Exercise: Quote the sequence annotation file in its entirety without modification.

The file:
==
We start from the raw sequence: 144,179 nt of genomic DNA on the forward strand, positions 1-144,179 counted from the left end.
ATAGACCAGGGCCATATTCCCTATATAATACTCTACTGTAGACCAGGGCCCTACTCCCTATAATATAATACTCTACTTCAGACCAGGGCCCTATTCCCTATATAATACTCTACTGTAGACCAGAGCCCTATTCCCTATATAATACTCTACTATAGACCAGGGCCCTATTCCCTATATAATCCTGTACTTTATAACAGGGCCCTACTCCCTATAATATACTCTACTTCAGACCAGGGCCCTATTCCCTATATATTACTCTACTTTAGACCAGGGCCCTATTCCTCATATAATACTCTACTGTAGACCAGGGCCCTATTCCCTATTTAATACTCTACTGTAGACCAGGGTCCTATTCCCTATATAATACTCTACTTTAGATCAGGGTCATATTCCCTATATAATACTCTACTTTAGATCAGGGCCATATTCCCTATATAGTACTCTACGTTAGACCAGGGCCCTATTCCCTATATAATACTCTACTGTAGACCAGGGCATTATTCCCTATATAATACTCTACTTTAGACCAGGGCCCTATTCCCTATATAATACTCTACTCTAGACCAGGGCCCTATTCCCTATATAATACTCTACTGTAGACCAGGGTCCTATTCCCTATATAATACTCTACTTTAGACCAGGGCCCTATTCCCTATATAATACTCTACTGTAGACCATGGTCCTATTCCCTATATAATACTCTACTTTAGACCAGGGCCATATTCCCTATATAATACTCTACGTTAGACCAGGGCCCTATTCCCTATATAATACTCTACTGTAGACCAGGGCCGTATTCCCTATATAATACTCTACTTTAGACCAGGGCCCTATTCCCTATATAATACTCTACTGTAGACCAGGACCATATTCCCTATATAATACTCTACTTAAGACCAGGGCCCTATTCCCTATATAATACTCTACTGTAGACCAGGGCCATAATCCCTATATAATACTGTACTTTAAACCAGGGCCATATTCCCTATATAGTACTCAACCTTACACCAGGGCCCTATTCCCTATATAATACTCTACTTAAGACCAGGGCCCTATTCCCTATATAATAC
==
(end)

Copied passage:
We start from the raw sequence: 144,179 nt of genomic DNA on the forward strand, positions 1-144,179 counted from the left end.
ATAGACCAGGGCCATATTCCCTATATAATACTCTACTGTAGACCAGGGCCCTACTCCCTATAATATAATACTCTACTTCAGACCAGGGCCCTATTCCCTATATAATACTCTACTGTAGACCAGAGCCCTATTCCCTATATAATACTCTACTATAGACCAGGGCCCTATTCCCTATATAATCCTGTACTTTATAACAGGGCCCTACTCCCTATAATATACTCTACTTCAGACCAGGGCCCTATTCCCTATATATTACTCTACTTTAGACCAGGGCCCTATTCCTCATATAATACTCTACTGTAGACCAGGGCCCTATTCCCTATTTAATACTCTACTGTAGACCAGGGTCCTATTCCCTATATAATACTCTACTTTAGATCAGGGTCATATTCCCTATATAATACTCTACTTTAGATCAGGGCCATATTCCCTATATAGTACTCTACGTTAGACCAGGGCCCTATTCCCTATATAATACTCTACTGTAGACCAGGGCATTATTCCCTATATAATACTCTACTTTAGACCAGGGCCCTATTCCCTATATAATACTCTACTCTAGACCAGGGCCCTATTCCCTATATAATACTCTACTGTAGACCAGGGTCCTATTCCCTATATAATACTCTACTTTAGACCAGGGCCCTATTCCCTATATAATACTCTACTGTAGACCATGGTCCTATTCCCTATATAATACTCTACTTTAGACCAGGGCCATATTCCCTATATAATACTCTACGTTAGACCAGGGCCCTATTCCCTATATAATACTCTACTGTAGACCAGGGCCGTATTCCCTATATAATACTCTACTTTAGACCAGGGCCCTATTCCCTATATAATACTCTACTGTAGACCAGGACCATATTCCCTATATAATACTCTACTTAAGACCAGGGCCCTATTCCCTATATAATACTCTACTGTAGACCAGGGCCATAATCCCTATATAATACTGTACTTTAAACCAGGGCCATATTCCCTATATAGTACTCAACCTTACACCAGGGCCCTATTCCCTATATAATACTCTACTTAAGACCAGGGCCCTATTCCCTATATAATAC